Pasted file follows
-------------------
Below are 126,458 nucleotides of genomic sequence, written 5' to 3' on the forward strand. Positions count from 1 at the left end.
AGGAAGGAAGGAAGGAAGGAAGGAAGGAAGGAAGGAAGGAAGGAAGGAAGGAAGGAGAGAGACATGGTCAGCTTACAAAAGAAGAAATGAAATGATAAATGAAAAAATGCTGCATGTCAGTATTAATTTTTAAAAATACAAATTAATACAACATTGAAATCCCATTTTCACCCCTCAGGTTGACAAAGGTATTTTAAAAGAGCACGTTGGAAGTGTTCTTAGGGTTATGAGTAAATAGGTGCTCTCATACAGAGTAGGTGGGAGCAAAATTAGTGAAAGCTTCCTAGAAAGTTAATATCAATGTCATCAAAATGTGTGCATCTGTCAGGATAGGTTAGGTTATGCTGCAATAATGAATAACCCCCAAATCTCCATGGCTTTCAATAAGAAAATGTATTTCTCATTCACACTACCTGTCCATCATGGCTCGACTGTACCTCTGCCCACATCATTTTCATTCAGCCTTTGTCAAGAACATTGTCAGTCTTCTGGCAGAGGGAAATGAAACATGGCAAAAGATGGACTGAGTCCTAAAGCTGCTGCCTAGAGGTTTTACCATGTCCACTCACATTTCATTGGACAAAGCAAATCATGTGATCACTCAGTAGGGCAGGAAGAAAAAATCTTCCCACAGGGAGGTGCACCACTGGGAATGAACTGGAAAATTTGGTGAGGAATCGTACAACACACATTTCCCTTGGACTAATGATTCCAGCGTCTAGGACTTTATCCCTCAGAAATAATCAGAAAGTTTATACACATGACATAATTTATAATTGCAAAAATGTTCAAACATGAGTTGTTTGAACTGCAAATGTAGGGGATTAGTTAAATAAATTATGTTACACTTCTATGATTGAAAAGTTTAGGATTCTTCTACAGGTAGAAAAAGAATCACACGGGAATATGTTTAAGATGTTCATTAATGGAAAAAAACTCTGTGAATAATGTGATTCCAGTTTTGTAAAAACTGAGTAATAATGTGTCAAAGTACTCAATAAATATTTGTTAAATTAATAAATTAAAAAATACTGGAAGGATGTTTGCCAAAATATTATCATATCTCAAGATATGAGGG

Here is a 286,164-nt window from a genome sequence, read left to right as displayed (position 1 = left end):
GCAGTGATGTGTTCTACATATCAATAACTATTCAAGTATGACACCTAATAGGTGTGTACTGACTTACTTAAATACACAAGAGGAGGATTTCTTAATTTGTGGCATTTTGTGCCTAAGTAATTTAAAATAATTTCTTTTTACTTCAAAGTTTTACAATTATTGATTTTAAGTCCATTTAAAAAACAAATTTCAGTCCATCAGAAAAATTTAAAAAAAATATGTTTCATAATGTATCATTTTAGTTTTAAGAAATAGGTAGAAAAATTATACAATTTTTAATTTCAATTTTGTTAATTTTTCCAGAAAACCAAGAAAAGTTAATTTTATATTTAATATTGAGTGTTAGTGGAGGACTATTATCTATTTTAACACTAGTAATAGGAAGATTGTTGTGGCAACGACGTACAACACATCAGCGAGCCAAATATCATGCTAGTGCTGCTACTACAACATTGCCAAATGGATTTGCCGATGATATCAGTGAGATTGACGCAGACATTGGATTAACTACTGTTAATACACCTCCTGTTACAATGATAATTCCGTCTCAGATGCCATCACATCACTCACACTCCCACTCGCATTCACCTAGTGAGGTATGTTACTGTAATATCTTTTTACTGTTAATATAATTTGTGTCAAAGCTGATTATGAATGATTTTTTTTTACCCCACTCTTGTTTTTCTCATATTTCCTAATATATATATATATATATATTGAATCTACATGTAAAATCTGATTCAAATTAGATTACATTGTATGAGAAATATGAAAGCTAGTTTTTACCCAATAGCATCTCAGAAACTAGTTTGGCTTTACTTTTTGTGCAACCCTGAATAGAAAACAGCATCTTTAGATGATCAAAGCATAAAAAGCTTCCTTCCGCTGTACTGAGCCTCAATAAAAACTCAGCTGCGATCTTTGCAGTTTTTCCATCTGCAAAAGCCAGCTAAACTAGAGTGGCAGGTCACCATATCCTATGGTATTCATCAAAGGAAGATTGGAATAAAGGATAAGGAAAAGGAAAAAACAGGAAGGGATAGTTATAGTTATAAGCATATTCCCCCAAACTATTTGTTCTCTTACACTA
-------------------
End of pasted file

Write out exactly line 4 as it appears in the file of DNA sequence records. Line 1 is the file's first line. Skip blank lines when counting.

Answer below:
GCAGTGATGTGTTCTACATATCAATAACTATTCAAGTATGACACCTAATAGGTGTGTACTGACTTACTTAAATACACAAGAGGAGGATTTCTTAATTTGTGGCATTTTGTGCCTAAGTAATTTAAAATAATTTCTTTTTACTTCAAAGTTTTACAATTATTGATTTTAAGTCCATTTAAAAAACAAATTTCAGTCCATCAGAAAAATTTAAAAAAAATATGTTTCATAATGTATCATTTTAGTTTTAAGAAATAGGTAGAAAAATTATACAATTTTTAATTTCAATTTTGTTAATTTTTCCAGAAAACCAAGAAAAGTTAATTTTATATTTAATATTGAGTGTTAGTGGAGGACTATTATCTATTTTAACACTAGTAATAGGAAGATTGTTGTGGCAACGACGTACAACACATCAGCGAGCCAAATATCATGCTAGTGCTGCTACTACAACATTGCCAAATGGATTTGCCGATGATATCAGTGAGATTGACGCAGACATTGGATTAACTACTGTTAATACACCTCCTGTTACAATGATAATTCCGTCTCAGATGCCATCACATCACTCACACTCCCACTCGCATTCACCTAGTGAGGTATGTTACTGTAATATCTTTTTACTGTTAATATAATTTGTGTCAAAGCTGATTATGAATGATTTTTTTTTACCCCACTCTTGTTTTTCTCATATTTCCTAATATATATATATATATATATTGAATCTACATGTAAAATCTGATTCAAATTAGATTACATTGTATGAGAAATATGAAAGCTAGTTTTTACCCAATAGCATCTCAGAAACTAGTTTGGCTTTACTTTTTGTGCAACCCTGAATAGAAAACAGCATCTTTAGATGATCAAAGCATAAAAAGCTTCCTTCCGCTGTACTGAGCCTCAATAAAAACTCAGCTGCGATCTTTGCAGTTTTTCCATCTGCAAAAGCCAGCTAAACTAGAGTGGCAGGTCACCATATCCTATGGTATTCATCAAAGGAAGATTGGAATAAAGGATAAGGAAAAGGAAAAAACAGGAAGGGATAGTTATAGTTATAAGCATATTCCCCCAAACTATTTGTTCTCTTACACTA